Back Rowe Reviews
Real Time Movie Reviews from the Back Row of a Theater

American Fiction (R)

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Directed by: Cord Jefferson
Starring: Jeffrey Wright
December 2023

Warning! This is NOT a movie review. This is a critique of the film. Intended to initiate a dialogue, the following analysis explores various aspects of the film and may contain spoilers. For concerns over objectionable content, please first refer to one of the many parental movie guide websites. Ratings are based on a four star system. Happy reading!

American Fiction is just that…a work of fiction. And, as with any decent work of fiction, it weaves many themes into its narrative tapestry.

It’s a coming home story; a plot device that always yields dramatic tension and character conflict.

It’s the story about the loss of a sibling and the slow decline of an aging parent in the advancing stages of Alzheimer’s.

It’s also a canny examination of the current state of book publishing, which, according to the movie, is shamelessly imitative, hopelessly addicted to virtue signaling and solely focused on the bottom line (what else is new?).

The most obvious, and potentially controversial, theme here is the dangers of racial stereotypes.

Professor/author Thelonious “Monk” Ellison (Jeffrey Wright) tells his sister over the phone that he doesn’t see things in terms of race. That claim is immediately tested when a white man takes the taxi he was hailing.

While visiting a local bookstore, Monk rails at an employee for placing his book in the African American Studies section. “The blackest thing in this book,” Monk tells the frazzled young man, “is the ink.”

Monk’s guiding philosophy, which is overtly stated in the early stages of the film, is that the “black experience” in America isn’t solely characterized by gangster rap and kids raised by a single mom or grandparents. But his worldview is challenged at every turn, by his family, colleagues, and even one of his white students who takes offense when he writes the “N” word on the whiteboard. Monk tells her, “If I can get over it, so can you.”

Such statements land Monk in hot water with the school board, which forces him to take a leave of absence. This turns out to be a blessing in disguise as it allows Monk to focus on his fading mother. Another unexpected boon comes when Monk meets his mother’s neighbor, Coraline (Erika Alexander). He starts dating Coraline, but as with every relationship in Monk’s life, things get complicated.

Putting his time off to good use, Monk churns out a book. Written on a lark, Monk sends his book—a derivative, pandering tale of a black ex-con who guns down his own father (Keith David)—to his agent, Arthur (John Ortiz). After reading the manuscript, Arthur doubts he’ll be able to find a publisher for the book. He’s proven wrong when one publisher offers to pay handsomely for rights to the book.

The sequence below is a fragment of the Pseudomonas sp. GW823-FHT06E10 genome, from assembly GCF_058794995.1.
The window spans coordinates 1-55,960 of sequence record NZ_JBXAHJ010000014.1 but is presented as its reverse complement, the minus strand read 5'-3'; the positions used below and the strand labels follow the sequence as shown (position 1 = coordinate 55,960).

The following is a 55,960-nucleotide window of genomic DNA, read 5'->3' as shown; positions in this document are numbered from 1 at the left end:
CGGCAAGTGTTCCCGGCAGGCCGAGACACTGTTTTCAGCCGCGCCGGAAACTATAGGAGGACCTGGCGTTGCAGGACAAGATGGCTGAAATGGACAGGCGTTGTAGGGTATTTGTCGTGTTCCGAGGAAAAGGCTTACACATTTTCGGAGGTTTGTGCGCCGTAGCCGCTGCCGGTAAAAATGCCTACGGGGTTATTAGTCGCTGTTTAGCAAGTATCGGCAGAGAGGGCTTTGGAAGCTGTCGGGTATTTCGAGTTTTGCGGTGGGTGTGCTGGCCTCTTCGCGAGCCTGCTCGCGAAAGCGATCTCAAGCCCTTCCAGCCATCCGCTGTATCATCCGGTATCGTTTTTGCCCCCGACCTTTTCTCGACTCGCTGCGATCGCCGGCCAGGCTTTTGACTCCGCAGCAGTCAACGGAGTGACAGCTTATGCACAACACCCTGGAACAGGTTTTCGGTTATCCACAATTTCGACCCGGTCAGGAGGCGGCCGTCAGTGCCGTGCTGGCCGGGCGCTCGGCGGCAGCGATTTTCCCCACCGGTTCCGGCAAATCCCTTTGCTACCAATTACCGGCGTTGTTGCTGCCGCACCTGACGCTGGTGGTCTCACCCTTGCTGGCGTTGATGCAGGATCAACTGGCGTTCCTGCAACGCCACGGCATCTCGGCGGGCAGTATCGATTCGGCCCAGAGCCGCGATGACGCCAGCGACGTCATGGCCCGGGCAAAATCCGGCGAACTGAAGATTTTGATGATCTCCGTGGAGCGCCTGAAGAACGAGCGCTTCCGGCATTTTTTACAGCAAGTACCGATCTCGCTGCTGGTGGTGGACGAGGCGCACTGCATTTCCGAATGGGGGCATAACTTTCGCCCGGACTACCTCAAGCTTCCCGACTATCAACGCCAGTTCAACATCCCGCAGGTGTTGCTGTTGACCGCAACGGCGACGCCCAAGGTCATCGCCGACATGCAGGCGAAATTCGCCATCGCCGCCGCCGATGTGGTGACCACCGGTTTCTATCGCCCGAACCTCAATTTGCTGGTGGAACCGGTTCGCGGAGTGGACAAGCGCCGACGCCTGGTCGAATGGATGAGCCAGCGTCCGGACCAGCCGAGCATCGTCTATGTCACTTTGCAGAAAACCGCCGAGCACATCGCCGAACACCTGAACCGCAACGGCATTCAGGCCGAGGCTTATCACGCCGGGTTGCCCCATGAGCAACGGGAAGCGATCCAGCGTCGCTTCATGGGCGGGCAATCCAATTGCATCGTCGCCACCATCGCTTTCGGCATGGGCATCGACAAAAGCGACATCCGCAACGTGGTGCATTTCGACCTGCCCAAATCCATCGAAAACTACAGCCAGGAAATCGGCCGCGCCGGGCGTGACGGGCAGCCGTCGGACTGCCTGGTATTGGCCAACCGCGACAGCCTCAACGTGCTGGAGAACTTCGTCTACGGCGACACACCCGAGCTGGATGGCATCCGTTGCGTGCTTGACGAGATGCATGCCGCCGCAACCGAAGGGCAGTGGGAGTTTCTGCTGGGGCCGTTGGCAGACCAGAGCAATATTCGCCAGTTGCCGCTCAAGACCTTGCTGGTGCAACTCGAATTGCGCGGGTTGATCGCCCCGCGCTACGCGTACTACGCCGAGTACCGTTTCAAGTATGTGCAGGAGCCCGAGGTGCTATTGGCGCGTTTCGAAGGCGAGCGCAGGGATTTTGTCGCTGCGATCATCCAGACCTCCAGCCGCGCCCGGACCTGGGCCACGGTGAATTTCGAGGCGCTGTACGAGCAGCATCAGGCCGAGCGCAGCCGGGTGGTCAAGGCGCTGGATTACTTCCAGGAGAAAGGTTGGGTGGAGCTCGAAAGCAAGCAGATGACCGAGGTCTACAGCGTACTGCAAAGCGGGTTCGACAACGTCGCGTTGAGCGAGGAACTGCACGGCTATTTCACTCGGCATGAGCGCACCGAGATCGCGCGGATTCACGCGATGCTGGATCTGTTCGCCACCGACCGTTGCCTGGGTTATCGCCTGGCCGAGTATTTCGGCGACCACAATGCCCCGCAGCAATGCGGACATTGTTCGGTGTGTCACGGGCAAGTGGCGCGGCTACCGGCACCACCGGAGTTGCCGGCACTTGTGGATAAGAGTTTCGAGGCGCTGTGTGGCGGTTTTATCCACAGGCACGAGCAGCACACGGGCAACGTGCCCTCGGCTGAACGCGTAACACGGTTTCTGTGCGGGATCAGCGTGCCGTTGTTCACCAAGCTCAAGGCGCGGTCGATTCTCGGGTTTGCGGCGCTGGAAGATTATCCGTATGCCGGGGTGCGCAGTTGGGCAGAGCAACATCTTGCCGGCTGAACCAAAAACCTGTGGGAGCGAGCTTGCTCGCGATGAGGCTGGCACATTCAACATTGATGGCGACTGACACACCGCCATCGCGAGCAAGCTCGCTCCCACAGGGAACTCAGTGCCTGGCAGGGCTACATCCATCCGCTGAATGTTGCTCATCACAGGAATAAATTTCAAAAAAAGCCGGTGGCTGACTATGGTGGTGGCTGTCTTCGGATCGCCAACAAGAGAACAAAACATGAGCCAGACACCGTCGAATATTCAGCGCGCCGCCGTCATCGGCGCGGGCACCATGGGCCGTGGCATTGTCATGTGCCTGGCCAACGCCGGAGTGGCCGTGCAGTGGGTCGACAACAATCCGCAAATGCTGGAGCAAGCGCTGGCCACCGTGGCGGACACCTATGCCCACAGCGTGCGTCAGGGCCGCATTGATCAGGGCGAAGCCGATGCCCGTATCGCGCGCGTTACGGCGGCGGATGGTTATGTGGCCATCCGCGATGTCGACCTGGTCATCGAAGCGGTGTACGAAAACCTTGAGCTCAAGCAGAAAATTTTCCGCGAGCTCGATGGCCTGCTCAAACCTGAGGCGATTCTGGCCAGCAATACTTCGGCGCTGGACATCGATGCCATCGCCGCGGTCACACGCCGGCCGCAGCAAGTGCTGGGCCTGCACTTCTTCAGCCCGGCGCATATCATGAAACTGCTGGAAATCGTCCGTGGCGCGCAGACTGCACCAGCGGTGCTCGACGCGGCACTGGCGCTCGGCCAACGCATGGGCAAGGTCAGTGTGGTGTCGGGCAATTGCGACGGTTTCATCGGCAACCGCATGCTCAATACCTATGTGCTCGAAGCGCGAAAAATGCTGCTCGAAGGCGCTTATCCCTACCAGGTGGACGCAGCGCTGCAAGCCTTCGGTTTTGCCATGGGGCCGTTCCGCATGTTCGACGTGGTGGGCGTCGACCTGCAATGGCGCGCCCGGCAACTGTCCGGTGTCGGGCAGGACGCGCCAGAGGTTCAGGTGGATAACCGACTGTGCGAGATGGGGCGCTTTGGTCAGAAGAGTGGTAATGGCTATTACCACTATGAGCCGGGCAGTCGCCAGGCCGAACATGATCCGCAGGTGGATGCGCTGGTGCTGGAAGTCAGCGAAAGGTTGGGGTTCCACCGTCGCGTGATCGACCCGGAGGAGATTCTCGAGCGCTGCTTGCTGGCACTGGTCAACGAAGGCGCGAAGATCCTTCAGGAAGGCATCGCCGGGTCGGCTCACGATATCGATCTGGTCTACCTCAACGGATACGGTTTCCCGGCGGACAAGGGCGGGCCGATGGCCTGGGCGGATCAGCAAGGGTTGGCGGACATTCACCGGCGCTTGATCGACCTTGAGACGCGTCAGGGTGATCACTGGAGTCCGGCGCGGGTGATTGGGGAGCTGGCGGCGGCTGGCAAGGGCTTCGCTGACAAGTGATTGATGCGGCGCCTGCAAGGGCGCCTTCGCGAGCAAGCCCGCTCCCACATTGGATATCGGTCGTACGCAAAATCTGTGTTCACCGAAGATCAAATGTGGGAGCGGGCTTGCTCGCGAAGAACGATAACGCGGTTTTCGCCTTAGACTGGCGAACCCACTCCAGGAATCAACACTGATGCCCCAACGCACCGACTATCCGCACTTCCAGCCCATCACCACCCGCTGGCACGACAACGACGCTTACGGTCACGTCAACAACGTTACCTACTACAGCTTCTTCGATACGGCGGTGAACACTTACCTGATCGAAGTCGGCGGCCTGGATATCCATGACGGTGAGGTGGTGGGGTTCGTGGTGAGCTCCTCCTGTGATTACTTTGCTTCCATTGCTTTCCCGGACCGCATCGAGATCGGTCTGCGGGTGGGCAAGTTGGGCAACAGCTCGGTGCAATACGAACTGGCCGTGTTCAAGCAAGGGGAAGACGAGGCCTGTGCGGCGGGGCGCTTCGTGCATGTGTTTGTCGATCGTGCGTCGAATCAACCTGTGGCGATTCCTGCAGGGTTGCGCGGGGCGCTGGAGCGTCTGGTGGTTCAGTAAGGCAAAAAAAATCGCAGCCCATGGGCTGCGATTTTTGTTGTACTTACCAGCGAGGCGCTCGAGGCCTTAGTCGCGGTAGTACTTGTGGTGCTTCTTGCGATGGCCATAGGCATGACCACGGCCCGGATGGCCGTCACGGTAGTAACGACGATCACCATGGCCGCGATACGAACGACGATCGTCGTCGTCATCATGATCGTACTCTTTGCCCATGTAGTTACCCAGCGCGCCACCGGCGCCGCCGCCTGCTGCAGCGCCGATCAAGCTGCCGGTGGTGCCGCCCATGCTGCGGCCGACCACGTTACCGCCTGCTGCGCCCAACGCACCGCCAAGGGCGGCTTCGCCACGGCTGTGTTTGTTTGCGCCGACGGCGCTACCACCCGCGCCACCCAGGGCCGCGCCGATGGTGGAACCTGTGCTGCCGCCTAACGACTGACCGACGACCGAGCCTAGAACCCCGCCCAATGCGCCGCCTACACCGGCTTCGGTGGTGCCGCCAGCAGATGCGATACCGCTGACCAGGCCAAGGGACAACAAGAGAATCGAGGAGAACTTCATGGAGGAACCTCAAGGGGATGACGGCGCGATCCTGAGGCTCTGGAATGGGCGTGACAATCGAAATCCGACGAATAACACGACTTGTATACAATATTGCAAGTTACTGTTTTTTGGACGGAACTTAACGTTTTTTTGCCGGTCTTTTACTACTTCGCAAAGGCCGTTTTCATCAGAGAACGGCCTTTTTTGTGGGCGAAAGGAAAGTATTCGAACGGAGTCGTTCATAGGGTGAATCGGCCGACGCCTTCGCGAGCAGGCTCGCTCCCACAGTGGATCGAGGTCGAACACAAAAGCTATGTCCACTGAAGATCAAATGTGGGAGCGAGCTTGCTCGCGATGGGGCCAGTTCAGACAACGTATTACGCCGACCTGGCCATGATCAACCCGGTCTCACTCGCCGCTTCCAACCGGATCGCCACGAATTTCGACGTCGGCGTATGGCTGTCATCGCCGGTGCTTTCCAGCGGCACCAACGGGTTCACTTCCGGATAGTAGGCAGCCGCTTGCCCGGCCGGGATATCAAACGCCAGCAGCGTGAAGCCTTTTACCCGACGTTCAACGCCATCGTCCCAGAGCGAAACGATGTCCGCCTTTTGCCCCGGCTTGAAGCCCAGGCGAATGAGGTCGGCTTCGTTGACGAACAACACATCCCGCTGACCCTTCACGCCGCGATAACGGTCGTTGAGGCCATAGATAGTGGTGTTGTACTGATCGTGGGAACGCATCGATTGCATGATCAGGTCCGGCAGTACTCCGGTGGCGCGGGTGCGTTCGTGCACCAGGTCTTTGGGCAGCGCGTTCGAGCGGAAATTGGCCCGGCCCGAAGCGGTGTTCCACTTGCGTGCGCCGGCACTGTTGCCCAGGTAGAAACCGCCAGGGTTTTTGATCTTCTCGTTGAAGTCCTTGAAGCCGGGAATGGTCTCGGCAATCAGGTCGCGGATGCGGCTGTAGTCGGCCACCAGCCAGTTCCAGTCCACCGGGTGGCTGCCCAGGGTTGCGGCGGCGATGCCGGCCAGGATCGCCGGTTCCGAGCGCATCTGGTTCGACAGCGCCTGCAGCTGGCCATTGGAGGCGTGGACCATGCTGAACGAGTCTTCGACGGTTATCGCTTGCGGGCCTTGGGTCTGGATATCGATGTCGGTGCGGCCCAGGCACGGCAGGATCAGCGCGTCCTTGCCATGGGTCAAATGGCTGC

Now Monk is caught in a moral dilemma: will he hold firm to his convictions and turn down the deal, or sell out to make bank, which will help defray the exorbitant costs of his mother’s nursing home? This is yet another of the movie’s many themes: how unforeseen circumstances can force us into becoming the very thing we despise (often for financial gain).

Monk’s younger brother, Clifford Ellison (Sterling K. Brown), recently divorced his wife and now dates men. Cliff is a plastic surgeon who claims to be cash-strapped, yet always seems to have as much blow as he wants. It’s ironic that all the money he makes from fixing noses goes up his own. If there’s such a thing as a “functional deadbeat,” Cliff would definitely qualify.

Though he plays a fairly unsympathetic character, Brown gives a terrific performance (and wow is he cut). His character is redeemed during a wedding reception scene when Cliff tells Monk that people want to love him. It’s a touching scene between two brothers whose personalities are as diametrically opposed as Earth’s poles.

Ortiz infuses some much-needed levity into the largely glum proceedings. The scenes where Arthur and Monk talk to the book editors via speakerphone are uproariously funny. The movie boasts fine acting all around, and Wright is the glue that holds everything together. He delivers a finely-modulated, Oscar-worthy performance.

There are other pluses here too: the beautiful Atlantic coast locations, the brilliant light jazz score and the “choose your own ending” story device.

So, amid its many themes, what does the movie really tell us?

Perhaps that many modern black families are different than the stereotypes often portrayed in movies, TV shows, books and the media?

Perhaps that some black people don’t see their lives, or even society as a whole, through a racist lens?

Perhaps that our nation isn’t as divided as some would have us believe?

If you find any of these statements offensive, don’t worry.

It’s all just fiction.

Rating: 3 out of 4